An esperanto for toasters to do what?
Speaking about the 'Internet of Things' the other day, this Technology Review also makes sense to be read. It's about an "esperanto for toaster" concept: ZigBee, namely a wireless standard that could be used a a "common language" to lights, appliances, doors or cell phones. Specifications could be downloaded here.
In the not-too-distant future, your cell phone might become the key to your home. By transmitting a signal to a sensor, your phone will announce your arrival and the front door will unlock. (...) But before a swarm of sensors can turn into an intelligent network, though, they need a way to communicate with each other. Enter ZigBee. Based on an IEEE radio standard called 812.15.4, it allows digital transmissions of up to 1Mbps in one of two frequency ranges, 2.4GHz or 915MHz (in the Americas).
That is surely another step towards integrated computation. Besides, some big guys are following this, so that interoperability can work out:
More than 150 member companies already belong to the ZigBee Alliance, including such electronics heavyweights as Honeywell, Motorola, Philips, and Samsung. Alliance chairman Bob Heile claims that ZigBee will enable any compatible device -- regardless of the manufacturer -- to communicate with any other ZigBee device, right out of the box. What's more, the specification allows ZigBee devices to form mesh or cluster networks spontaneously, without any intervention from end users, installers, or (gulp) system administrators.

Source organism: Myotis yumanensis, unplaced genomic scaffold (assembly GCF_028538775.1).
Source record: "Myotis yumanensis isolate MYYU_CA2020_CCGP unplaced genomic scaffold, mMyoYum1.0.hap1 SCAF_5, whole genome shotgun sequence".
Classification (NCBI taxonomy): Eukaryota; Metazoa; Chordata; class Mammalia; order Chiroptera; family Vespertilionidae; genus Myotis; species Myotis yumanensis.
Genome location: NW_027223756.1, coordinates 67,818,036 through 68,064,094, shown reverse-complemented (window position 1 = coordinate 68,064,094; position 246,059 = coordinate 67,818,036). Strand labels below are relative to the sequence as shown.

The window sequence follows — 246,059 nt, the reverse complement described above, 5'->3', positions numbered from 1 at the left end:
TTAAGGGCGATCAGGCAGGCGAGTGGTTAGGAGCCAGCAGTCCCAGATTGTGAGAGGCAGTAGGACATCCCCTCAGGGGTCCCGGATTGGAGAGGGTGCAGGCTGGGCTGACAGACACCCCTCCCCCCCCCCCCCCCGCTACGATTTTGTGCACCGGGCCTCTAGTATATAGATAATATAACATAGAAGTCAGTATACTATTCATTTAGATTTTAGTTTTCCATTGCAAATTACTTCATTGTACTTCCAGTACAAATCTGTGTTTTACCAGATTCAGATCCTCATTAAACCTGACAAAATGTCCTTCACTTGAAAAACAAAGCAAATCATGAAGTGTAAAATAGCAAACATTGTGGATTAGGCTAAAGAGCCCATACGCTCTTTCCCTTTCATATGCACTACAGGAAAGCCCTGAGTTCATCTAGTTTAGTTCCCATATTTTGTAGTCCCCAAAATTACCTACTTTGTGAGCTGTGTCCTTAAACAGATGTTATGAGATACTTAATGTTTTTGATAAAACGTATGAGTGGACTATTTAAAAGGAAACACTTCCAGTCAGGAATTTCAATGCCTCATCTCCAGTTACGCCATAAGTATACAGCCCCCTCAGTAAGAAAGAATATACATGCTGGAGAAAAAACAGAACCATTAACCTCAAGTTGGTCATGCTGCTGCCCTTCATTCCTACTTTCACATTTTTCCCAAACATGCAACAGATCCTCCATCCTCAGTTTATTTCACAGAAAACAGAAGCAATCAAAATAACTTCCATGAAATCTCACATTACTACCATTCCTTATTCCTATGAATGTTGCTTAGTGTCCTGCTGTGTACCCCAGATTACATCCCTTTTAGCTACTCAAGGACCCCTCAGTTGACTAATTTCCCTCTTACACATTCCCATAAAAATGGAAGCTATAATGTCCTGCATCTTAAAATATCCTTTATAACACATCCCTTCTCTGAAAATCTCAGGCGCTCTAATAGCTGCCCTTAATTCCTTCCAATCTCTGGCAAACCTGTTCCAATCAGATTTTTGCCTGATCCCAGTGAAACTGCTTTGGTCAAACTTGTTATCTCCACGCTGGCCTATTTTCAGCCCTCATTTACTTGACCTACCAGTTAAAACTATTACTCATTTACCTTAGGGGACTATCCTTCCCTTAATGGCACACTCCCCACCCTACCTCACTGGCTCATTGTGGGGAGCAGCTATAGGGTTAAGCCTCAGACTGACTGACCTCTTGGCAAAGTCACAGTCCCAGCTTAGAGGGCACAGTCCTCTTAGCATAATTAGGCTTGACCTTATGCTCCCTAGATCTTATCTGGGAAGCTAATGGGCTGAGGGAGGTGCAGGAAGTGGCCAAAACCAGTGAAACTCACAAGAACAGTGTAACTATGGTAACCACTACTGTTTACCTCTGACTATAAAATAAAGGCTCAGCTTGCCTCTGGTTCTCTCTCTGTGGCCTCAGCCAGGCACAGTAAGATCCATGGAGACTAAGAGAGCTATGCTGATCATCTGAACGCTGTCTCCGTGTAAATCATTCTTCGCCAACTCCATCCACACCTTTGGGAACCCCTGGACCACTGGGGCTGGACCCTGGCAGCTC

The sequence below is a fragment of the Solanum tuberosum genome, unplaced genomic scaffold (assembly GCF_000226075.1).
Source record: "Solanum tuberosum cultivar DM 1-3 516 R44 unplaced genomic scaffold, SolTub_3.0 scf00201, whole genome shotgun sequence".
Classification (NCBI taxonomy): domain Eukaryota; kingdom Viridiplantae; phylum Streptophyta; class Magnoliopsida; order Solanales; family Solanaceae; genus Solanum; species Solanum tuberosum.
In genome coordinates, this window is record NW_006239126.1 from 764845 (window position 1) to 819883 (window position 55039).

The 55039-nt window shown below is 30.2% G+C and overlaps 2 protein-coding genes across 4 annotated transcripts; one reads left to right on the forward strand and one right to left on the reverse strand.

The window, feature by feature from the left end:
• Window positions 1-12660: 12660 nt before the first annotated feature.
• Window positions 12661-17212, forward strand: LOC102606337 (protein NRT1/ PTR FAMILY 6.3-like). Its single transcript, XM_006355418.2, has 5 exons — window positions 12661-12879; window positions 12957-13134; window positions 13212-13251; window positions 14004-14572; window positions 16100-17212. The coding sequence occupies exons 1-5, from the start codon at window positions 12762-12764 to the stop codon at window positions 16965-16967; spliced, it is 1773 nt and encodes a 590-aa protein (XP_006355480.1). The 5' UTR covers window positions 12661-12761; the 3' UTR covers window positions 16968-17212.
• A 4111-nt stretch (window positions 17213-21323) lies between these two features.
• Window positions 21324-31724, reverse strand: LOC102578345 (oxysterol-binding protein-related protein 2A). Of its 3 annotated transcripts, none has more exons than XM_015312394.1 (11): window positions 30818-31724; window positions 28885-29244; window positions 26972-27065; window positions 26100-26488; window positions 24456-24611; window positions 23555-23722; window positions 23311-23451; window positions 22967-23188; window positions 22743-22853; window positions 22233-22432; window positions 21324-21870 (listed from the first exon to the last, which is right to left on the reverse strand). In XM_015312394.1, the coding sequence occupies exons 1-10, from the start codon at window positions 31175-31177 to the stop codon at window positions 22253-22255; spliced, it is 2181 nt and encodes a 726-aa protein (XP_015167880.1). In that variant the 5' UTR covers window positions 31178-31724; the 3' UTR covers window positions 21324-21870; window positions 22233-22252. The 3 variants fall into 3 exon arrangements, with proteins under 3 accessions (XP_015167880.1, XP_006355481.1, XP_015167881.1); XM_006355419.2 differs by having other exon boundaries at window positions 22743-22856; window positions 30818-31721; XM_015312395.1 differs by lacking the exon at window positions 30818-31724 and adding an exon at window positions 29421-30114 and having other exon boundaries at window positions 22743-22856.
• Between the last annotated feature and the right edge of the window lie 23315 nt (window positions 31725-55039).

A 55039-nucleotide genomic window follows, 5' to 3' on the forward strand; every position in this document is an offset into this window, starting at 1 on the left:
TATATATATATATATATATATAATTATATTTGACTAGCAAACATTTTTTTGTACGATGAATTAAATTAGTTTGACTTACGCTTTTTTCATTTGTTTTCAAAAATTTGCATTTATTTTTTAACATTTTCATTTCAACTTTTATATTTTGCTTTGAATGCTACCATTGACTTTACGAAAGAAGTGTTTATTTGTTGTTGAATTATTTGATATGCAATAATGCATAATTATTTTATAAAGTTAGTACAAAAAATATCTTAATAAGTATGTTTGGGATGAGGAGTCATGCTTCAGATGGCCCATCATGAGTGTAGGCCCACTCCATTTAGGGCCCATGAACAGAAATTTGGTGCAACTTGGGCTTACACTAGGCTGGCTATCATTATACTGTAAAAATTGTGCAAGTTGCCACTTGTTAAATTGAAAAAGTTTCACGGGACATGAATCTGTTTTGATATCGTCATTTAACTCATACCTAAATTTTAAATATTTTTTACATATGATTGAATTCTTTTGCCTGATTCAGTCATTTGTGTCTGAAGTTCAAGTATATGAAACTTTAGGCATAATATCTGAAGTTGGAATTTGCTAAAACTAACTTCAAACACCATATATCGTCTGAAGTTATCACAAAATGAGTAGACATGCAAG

Also, after reading about this Zigbee, I stumbled across this cool article about ambient findability by Peter Morville. The authors adresses this notion of being able "to find anyone or anything from anywhere at any time". The article also tackles various location-based services which are directed towards this goal.
A clear sign of progress is the emergence of ubiquitous findable objects (UFOs). GPS, RFID, UWB, and cellular triangulation enable us, for the first time in history, to tag and track products, possessions, pets, and people as they wander through space and time
Today, a UFO is not longer a UFO. Of course, this definitely echoes with the Bruce Sterling's last book and the very concept of spime (one of the characteristic of spime is to be a ubiquitous findable object). They are "searchable, like Google. You can think of Spimes as being auto-Googling objects" as he says (more about it here).
On a different note, I find interesting what Peter Morville's points out about the social control created by this (LBS):
On a voyeuristic note, we'll all be secretly interested in collision detection. Most likely, Google Alerts will notify us of brief or sustained meetups between two or more individuals from within our social networks. In fact, we'll all come to rely on anomaly detection to highlight meaningful deviations in individual habits or in the flocking behavior of crowds.